Complete remission rate was scored according to Cheson et al.12 Continuous and dichotomic variables were compared with the Wilcoxon’s and Fisher’s exact tests, respectively. Overall survival was estimated using the Kaplan-Meier method and compared with the log rank test. All tests were two-sided and P<0.05 was considered significant.
Results and Discussion
The TET2 gene was sequenced in 247 patients with sAML (MRC-AML n=201, TR-AML n=46). Diagnosis of MRC-AML was based on a past history of MDS, MPN or MPN/MDS in 95, a cytogenetics of MDS in 56, and/or multilineage dysplasia (MD) in 48 patients, respectively. Only 9 patients met the diagnosis of MRC-AML with MD as unique criteria (i.e. no antecedent of MDS, MPN or MPN/MDS and a normal karyotype). Excluding variations corresponding to SNP allowed the identification of 69 abnormalities in 49 (19.8%) patients, including 29 frameshifts inducing a stop codon, 24 nonsense mutations, 2 insertions, 2 mutations at a splice site, and 12 missense mutations in conserved domains. Most of these have been previously reported.8,9,13 As already shown, mutations spread throughout the coding sequence (Online Supplementary Figure S1). Only 5 of 69 mutations (7%) were recurrent, and 20 of 49 (40%) patients had two anomalies (Online Supplementary Table S1). The overall frequency of TET2 mutations was comparable to that reported in smaller cohorts of AML or de novo AML.8,9 However, a recent study including 783 patients with AML aged 16 to 60 years showed a lower frequency (7.6%) than that observed in our cohort in which the median age was 66 years (range 57–74).14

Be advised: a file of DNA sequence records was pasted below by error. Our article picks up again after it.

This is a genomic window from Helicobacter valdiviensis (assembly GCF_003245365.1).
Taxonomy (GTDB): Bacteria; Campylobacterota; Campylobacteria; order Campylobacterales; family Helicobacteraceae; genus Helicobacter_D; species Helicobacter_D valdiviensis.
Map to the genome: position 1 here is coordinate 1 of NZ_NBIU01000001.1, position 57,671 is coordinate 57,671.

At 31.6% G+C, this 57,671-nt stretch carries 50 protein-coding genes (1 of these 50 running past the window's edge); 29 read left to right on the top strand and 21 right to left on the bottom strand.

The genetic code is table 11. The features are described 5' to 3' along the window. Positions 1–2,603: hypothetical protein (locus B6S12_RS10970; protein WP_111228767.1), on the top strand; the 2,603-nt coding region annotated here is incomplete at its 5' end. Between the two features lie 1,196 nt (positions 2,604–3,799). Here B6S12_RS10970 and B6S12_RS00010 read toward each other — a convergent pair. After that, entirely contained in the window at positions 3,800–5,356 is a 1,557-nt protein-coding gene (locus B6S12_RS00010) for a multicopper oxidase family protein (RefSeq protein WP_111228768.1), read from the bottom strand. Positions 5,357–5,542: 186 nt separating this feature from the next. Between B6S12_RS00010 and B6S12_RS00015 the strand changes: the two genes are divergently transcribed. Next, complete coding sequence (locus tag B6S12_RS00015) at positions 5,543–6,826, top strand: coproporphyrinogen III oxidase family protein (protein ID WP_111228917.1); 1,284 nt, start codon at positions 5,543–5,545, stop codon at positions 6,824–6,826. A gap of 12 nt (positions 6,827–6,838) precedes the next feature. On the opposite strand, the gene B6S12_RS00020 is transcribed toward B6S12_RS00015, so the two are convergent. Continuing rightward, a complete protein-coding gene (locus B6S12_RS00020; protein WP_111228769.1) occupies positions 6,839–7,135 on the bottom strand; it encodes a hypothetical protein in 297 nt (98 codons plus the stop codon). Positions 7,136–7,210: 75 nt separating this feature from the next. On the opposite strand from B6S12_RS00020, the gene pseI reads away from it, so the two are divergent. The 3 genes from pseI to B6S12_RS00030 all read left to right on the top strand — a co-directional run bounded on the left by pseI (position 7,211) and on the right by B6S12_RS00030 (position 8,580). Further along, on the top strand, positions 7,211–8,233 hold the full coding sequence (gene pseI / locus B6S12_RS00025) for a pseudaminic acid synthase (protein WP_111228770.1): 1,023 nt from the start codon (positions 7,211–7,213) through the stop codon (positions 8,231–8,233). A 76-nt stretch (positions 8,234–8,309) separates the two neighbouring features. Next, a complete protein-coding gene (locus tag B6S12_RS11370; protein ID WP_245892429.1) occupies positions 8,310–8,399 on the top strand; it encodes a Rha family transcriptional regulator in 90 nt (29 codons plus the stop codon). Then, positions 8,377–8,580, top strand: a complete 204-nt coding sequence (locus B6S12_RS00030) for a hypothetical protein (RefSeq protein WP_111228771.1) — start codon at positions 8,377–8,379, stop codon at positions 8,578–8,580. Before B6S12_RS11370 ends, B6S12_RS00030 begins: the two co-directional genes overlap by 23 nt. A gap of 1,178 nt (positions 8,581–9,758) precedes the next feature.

Clinical and biological characteristics of patients harboring a TET2 mutation are described in Table 1. Mutated patients were more frequently male than female (P=0.051) and were significantly older than other patients (71 years vs. 65 years; P<0.001) suggesting that TET2 mutations could be linked to aging. TET2 mutations were associated with significantly higher Hb level (9.6 vs. 8.9 g/dL; P=0.013), higher leukocyte (20.3 vs. 6.7×10/L; P=0.002), neutrophil (2.8 vs. 1.0×10/L; P=0.012) and monocyte (2.1 vs. 0.2×10/L; P<0.01) counts, and a lower MCV (89.7 vs. 96 fL; P<0.001) and platelet count (39 vs. 64×10/L; P=0.003). Percentages of blast cells in blood or bone marrow were the same in the two groups. Older age and high monocyte count have been previously reported in TET2 mutated MPN, or MDS/MPN.5,15 We found no difference in FAB subtype, and MD frequency was the same in the two groups. In contrast, the frequency of TET2 mutations was significantly lower in TR-AML (8%) than MRC-AML (22%; P=0.035). Patients with TR-AML had poor prognostic factors (high leukocyte count, circulating or BM blasts, abnormal karyotype, FLT3 mutations) and a 5.5-month median overall survival (OS), compared to MRC-AML (median OS 11 months, Online Supplementary Table S2).